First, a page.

Nigrin:  I think the other stars in your film are the cinematography and the Italian landscape where the boys travel through. Where did you shoot this film and who did the amazing cinematography?

Bernardini: I shot the film in different towns of my home region of Puglia, Italy. The location is in fact another character of the story. It works as a motherly figure that guides them through their adventure. It was important for me to have that nostalgic and dream like feeling, because that’s how I personally feel about the place and I think it fit well with the story also. Yana Karin did the cinematography, she was so thrilled to shoot in such a beautiful location that she also invested in the project. I also worked with Wayland Bell to color the film, he was able to give those final touches to give the film this specific look.

Nigrin:  The music is also a wonderful part of your film. It really adds to the atmosphere you create. Tell us more about the soundtrack and who created it.

Bernardini: Robert Burrell created the music. Dylan and Robert had previously worked together and when I asked Dylan to write the story he agreed to do it and asked me to have Robert compose the music. That was a no brainer for me since I was already a fan of his work. We already had an idea of the type of music we wanted to support the visuals while writing the script. He was able to sympathize with the story and his work came out better than I could have ever imagined.  I actually still have never met him in person. He lives in LA and we worked together through video chat.  He’s incredibly talented, I have the soundtrack in my phone, I still listen to it sometimes.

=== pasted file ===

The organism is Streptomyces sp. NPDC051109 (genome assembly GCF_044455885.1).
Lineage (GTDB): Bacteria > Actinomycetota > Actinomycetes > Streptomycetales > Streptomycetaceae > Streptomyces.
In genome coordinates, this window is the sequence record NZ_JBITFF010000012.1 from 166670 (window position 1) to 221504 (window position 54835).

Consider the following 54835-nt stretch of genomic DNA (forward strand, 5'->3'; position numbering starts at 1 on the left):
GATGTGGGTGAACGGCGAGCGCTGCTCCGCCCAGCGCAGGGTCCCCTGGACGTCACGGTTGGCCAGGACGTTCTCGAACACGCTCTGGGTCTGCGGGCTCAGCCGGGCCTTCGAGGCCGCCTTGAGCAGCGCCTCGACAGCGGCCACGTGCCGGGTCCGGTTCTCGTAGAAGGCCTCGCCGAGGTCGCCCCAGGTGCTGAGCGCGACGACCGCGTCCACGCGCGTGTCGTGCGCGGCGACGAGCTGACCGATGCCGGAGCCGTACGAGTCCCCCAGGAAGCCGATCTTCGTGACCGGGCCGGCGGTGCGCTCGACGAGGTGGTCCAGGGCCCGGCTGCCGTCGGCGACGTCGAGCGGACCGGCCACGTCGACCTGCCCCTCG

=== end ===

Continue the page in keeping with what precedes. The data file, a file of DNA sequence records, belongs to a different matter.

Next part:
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“In terms of the score I felt that there were elements of the story that reminded me of old western films. These two young brothers running away from home in search of their aunt, there's something inherently scary and daunting about a journey like that, but it's also such a big part of growing up (leaving home). In terms of my influences, I've also considered myself a guitar player first, composer second, so I really dig what guys like Nick Cave have done with the guitar. His score for the movie "The Proposition" was definitely playing on repeat during the writing process. So for me I found that my job was trying to implement instruments and melodies that captured the essence of The Italian countryside, while also supporting the evolving relationship between these two brothers.” - Robert Burrell

Nigrin: How long did it take you to make this film and were there any memorable stories while you made this film or any other info about your film you can rely to our readers?

Bernardini: The film took around ten days to shoot. The crew was composed of five people, everyone worked a little extra to make this film happen. Some memorable moments were when I arrived to Puglia with the screenwriter a month before shooting. I wanted him to experience the place since he had never been and refine the script so it would feel more authentic. He’s also my boyfriend, this is our first collaboration and the first time he met my family.